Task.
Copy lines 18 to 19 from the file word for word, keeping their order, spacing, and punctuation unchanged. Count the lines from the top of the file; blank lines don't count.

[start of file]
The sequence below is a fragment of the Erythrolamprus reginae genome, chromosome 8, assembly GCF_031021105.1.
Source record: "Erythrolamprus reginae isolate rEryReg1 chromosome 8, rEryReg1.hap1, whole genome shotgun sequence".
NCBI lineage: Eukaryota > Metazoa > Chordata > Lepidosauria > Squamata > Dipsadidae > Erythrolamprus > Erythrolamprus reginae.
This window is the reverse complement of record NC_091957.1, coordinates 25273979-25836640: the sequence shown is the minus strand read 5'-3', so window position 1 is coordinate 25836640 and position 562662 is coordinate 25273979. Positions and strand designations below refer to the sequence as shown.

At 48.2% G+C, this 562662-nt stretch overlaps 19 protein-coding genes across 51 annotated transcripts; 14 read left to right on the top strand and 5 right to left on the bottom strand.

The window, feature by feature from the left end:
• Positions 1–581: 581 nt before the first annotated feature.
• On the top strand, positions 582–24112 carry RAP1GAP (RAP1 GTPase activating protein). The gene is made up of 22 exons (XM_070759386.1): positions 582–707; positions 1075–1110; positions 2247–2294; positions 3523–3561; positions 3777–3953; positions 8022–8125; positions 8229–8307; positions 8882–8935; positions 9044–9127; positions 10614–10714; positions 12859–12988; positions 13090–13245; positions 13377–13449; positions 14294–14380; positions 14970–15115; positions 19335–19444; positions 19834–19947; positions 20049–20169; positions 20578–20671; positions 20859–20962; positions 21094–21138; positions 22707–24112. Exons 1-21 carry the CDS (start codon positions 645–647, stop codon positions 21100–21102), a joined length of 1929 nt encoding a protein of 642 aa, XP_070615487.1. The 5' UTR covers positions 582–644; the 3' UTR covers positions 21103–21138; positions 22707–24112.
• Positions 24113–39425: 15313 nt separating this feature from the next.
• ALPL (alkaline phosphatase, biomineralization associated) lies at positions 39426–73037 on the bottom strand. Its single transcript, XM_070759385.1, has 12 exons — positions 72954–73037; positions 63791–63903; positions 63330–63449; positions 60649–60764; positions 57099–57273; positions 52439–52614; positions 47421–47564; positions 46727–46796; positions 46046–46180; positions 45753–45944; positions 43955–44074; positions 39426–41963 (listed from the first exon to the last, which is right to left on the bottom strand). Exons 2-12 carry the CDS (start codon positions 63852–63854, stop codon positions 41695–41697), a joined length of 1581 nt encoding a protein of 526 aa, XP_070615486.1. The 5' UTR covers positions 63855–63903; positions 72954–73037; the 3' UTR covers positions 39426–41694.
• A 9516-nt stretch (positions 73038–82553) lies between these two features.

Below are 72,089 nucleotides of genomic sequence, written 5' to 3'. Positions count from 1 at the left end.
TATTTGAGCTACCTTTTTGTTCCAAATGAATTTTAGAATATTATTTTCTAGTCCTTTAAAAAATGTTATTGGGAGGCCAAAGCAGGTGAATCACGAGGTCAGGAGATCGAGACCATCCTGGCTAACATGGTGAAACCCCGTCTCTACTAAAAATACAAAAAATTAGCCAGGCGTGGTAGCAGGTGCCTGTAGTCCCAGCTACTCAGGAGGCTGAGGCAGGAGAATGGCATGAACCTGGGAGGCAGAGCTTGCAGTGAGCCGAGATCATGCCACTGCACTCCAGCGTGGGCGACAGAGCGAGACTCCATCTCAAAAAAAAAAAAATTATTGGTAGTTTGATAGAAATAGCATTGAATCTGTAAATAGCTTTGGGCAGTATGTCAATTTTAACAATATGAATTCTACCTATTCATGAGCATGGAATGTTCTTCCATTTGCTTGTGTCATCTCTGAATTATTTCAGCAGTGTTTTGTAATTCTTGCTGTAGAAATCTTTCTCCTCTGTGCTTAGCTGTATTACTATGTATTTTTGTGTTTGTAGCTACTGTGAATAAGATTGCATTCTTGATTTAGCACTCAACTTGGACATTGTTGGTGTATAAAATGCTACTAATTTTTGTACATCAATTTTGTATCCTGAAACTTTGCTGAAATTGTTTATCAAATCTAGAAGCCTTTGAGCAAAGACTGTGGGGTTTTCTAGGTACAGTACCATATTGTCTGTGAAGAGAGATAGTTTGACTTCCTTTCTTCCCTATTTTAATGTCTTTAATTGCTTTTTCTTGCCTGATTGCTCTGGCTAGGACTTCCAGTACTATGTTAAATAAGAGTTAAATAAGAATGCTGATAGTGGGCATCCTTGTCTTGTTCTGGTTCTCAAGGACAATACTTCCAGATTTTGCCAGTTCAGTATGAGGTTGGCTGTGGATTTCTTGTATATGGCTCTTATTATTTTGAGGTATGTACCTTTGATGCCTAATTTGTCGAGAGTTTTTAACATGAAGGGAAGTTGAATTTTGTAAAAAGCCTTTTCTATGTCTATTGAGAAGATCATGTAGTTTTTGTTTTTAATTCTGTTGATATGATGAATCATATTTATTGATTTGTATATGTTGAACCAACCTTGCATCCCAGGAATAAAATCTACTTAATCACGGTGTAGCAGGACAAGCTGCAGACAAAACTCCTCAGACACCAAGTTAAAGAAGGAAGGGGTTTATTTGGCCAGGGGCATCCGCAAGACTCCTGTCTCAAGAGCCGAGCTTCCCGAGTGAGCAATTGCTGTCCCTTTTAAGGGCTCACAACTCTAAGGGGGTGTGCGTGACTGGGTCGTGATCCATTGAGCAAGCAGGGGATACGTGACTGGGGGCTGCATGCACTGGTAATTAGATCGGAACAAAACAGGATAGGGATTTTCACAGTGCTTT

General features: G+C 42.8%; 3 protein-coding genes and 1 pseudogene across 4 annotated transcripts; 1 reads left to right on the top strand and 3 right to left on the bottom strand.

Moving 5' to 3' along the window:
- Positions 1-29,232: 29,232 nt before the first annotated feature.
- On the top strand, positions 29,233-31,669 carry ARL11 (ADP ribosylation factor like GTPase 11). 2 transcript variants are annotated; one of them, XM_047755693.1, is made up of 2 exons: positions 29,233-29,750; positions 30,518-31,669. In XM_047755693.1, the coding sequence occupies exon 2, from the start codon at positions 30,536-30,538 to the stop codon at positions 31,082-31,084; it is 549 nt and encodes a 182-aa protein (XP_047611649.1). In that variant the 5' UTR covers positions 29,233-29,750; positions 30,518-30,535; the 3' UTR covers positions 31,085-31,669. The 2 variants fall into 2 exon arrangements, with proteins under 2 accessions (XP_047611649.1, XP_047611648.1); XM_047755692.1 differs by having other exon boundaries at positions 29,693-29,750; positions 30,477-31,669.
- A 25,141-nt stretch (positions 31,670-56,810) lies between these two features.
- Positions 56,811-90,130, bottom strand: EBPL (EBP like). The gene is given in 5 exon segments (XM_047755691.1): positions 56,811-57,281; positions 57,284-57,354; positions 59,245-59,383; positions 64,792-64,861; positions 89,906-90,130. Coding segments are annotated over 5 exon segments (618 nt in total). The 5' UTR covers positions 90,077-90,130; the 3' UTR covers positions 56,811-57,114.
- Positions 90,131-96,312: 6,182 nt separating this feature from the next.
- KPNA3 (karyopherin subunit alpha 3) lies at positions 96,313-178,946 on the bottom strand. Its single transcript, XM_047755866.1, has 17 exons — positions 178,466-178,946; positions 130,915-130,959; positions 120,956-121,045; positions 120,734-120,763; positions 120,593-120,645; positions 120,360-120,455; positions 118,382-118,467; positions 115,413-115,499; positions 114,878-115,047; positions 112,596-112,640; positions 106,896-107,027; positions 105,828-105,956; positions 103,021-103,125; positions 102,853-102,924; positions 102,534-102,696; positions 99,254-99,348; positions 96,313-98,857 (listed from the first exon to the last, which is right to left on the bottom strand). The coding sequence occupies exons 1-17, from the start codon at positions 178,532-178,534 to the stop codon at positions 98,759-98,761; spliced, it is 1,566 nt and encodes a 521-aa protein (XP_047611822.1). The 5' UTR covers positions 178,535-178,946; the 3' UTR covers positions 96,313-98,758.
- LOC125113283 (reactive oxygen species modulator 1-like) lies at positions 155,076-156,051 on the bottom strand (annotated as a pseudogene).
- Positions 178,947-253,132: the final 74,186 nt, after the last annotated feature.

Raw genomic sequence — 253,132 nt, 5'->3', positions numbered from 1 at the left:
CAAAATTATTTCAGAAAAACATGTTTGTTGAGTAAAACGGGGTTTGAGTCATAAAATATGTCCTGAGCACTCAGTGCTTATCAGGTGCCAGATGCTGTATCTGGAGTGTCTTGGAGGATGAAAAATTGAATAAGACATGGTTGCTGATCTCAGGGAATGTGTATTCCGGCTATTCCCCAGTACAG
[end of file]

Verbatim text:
- A 25,141-nt stretch (positions 31,670-56,810) lies between these two features.
- Positions 56,811-90,130, bottom strand: EBPL (EBP like). The gene is given in 5 exon segments (XM_047755691.1): positions 56,811-57,281; positions 57,284-57,354; positions 59,245-59,383; positions 64,792-64,861; positions 89,906-90,130. Coding segments are annotated over 5 exon segments (618 nt in total). The 5' UTR covers positions 90,077-90,130; the 3' UTR covers positions 56,811-57,114.